It’s nice to come in with all the guys. We’re helping it evolve. OTW is in its beginning stages and seeing the changes before your eyes is exciting. And meeting up with everybody in different cities is like a different family reunion each time.

I know you have an iconic character, Kilroy that is at the center of each piece you did, what’s the history behind him?

Nobody really knows where the ‘Kilroy was here’ movement started. They say it began during World War II and soldiers would write them in random cities and it would spread virally. They said maybe it was a ship builder who kicked it off by putting it inside the hull of a ship. I was always fascinated by it so earlier this year I made a book about it, “Wish You Were Here”. I re-contextualized all these logos with Kilroy in a funny way.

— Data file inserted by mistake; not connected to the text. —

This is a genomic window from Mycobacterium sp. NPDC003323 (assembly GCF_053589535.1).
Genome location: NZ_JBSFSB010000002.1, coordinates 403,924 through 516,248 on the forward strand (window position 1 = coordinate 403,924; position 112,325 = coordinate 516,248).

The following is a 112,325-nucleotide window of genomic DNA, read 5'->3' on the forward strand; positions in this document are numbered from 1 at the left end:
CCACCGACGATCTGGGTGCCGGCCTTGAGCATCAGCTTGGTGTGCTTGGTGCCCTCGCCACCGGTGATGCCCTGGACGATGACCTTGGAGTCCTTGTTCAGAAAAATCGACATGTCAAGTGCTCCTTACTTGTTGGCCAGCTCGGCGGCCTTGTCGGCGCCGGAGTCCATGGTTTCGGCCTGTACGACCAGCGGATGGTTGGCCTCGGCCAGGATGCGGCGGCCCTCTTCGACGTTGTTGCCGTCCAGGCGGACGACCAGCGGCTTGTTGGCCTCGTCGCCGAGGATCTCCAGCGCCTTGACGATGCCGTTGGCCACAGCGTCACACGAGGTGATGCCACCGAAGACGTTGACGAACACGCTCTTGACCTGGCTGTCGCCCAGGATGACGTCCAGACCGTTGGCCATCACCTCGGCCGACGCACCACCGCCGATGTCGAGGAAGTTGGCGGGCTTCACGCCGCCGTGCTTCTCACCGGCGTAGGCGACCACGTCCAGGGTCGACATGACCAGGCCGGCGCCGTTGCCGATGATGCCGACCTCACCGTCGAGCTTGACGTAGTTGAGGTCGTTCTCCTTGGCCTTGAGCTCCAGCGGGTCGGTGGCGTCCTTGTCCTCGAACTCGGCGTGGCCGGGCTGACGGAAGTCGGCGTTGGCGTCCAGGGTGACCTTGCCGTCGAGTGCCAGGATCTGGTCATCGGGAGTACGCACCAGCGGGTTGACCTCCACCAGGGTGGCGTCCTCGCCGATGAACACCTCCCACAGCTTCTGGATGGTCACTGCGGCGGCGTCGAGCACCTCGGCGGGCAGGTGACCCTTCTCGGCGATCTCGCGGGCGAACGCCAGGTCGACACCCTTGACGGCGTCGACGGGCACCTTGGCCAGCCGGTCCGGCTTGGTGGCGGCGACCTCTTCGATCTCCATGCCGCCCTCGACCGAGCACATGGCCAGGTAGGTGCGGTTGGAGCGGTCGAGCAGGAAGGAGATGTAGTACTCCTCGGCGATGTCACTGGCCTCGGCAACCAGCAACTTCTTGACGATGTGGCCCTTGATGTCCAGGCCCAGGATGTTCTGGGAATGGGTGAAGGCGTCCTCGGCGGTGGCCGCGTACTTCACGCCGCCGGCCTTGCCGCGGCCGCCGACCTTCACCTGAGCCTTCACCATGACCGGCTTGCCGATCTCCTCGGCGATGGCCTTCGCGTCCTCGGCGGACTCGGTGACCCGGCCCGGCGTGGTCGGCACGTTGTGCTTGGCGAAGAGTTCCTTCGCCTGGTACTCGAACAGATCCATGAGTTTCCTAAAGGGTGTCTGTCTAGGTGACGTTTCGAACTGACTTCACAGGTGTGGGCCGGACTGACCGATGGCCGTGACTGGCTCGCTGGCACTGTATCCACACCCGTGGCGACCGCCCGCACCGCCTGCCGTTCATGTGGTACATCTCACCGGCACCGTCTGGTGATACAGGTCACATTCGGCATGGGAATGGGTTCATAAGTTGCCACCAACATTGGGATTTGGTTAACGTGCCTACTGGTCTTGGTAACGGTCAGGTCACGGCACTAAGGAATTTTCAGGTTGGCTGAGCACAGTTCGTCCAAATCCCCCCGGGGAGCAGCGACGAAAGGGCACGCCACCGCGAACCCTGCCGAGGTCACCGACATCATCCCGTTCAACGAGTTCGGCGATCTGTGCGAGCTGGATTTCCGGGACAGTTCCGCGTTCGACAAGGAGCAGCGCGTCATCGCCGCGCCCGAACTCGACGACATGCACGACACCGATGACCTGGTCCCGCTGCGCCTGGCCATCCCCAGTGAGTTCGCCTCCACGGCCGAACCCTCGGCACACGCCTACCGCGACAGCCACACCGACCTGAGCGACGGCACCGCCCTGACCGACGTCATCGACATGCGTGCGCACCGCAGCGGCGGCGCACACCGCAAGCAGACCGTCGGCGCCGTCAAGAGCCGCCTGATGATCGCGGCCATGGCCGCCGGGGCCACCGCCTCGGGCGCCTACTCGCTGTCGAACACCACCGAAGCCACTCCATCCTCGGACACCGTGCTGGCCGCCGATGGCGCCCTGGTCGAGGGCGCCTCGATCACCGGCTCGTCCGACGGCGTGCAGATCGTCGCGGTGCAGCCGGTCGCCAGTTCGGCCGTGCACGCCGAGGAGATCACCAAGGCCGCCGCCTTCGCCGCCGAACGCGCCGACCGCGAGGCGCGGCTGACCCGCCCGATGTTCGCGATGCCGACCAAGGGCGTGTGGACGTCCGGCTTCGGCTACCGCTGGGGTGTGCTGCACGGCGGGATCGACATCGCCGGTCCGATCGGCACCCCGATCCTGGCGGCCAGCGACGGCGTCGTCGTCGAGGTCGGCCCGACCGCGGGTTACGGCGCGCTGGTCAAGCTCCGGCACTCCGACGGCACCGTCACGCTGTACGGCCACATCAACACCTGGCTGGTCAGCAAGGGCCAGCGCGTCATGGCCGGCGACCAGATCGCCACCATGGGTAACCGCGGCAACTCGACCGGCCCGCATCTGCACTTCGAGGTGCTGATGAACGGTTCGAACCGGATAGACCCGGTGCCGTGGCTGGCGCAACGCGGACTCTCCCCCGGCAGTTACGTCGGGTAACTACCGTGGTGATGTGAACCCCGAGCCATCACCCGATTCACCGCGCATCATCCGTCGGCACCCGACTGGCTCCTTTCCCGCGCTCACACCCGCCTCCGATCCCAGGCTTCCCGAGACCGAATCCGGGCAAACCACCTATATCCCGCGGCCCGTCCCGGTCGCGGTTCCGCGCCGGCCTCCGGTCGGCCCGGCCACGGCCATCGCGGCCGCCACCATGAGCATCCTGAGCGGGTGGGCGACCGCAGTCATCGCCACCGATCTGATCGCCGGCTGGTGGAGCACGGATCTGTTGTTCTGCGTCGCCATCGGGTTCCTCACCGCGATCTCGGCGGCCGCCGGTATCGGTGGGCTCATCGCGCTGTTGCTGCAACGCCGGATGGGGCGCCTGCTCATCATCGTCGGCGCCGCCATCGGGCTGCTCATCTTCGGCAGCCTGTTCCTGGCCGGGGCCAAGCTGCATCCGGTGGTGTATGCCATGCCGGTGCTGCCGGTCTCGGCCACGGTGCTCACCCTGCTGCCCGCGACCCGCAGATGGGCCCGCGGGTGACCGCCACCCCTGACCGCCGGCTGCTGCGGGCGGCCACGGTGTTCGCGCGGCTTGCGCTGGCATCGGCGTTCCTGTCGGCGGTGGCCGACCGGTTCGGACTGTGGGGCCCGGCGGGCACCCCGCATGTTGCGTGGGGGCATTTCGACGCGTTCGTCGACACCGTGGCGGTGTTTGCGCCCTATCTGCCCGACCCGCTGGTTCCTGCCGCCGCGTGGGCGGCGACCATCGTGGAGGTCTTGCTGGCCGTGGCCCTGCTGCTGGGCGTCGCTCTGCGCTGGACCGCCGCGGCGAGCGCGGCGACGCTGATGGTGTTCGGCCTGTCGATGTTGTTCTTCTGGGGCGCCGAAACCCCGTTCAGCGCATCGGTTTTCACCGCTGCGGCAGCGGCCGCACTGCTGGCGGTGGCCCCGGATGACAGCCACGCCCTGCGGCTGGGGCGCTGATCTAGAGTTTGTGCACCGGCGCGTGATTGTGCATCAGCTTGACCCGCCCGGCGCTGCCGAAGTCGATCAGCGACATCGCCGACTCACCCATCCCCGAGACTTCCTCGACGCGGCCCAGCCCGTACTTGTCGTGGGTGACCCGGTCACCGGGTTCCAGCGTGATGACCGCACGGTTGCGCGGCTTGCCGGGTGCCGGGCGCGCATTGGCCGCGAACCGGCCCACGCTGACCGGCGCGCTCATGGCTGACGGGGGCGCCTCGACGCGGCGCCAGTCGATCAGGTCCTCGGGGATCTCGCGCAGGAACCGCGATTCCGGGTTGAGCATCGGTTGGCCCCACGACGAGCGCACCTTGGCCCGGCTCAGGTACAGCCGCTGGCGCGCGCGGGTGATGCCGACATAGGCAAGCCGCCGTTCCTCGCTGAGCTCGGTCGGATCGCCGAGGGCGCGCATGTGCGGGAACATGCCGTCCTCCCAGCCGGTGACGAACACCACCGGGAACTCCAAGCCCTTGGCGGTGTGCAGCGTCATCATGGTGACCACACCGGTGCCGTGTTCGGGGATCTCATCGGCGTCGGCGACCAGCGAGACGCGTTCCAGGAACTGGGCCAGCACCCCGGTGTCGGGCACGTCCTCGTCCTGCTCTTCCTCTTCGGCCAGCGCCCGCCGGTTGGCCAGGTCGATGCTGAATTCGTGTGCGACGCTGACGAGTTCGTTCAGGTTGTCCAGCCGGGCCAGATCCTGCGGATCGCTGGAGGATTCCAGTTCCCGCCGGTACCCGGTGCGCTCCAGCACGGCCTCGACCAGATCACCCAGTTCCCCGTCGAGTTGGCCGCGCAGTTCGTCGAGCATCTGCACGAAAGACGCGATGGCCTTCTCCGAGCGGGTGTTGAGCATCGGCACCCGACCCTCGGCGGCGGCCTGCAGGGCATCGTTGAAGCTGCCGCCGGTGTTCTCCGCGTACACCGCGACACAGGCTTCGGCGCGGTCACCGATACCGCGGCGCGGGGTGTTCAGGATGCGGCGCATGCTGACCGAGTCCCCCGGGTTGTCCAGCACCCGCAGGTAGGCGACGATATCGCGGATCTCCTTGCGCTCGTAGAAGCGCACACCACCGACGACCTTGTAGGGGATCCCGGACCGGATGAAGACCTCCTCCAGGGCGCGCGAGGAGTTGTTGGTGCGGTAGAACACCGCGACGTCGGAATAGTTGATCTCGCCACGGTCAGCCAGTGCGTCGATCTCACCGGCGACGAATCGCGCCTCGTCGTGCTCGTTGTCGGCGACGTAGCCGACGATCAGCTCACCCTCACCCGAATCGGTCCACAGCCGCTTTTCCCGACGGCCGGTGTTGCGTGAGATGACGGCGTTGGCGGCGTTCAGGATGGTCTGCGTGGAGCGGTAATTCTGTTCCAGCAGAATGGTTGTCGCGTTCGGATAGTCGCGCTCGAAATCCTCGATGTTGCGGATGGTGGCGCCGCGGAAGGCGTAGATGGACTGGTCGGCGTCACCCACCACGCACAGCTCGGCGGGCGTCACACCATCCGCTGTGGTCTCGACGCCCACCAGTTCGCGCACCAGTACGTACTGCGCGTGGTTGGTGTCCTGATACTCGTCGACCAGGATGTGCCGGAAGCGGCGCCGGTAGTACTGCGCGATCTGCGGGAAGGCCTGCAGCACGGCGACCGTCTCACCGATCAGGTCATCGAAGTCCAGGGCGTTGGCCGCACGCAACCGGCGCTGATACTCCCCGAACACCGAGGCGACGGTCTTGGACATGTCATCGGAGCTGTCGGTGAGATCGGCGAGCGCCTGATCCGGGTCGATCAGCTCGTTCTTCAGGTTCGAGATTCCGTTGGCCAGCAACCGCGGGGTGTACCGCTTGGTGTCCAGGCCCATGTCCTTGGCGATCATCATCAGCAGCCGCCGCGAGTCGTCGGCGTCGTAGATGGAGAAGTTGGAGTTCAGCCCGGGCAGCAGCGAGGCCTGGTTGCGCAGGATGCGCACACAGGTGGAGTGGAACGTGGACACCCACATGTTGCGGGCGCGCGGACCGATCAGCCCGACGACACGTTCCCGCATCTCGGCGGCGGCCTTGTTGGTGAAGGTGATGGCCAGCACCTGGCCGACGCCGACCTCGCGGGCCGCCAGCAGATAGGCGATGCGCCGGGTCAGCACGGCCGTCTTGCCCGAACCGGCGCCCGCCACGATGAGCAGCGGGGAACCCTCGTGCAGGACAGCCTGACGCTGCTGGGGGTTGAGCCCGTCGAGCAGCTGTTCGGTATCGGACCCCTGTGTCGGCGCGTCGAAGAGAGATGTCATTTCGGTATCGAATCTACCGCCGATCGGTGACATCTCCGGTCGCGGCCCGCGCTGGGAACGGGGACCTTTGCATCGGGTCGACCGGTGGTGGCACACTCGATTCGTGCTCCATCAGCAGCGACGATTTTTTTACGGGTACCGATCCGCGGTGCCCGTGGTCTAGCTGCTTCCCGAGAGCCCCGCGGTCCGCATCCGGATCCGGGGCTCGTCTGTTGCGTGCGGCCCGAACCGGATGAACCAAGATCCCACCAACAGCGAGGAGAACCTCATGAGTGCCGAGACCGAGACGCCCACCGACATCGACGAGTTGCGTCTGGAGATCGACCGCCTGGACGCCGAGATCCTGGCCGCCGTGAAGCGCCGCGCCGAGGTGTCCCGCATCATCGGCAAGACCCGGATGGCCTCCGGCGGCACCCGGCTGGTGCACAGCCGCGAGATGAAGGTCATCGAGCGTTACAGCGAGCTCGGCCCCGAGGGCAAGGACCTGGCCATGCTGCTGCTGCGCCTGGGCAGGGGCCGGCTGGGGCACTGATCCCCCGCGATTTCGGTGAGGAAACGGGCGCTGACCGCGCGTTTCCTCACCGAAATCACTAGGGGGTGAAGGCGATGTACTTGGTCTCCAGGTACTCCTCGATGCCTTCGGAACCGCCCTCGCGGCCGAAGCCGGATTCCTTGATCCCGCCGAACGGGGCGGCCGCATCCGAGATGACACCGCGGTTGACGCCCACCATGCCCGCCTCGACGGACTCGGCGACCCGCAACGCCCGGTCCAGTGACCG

I know you have an extensive button collection, how did you get into them?

I like funny buttons with weird little sayings and slogans and play on words. From that older eras there were some good ones that were really funny and a play on political situations. I like how the fonts and the sayings combine.

In the last little while, you’ve gotten more and more into books. What has been your general interest involving printing and making books?

I started making books because I personally like them a lot. So many books are being put out, some are good but a lot are pretty bad. People are making book for the sake of doing it and they don’t really care how it looks. I made books with people I admire and I’m constantly trying to get all the details right. It’s fun for me, it doesn’t really make money but I want to make it bigger so I can print more stuff. A lot of people probably don’t care about aspects like paper but some really do and it’s good to hear the feedback about it.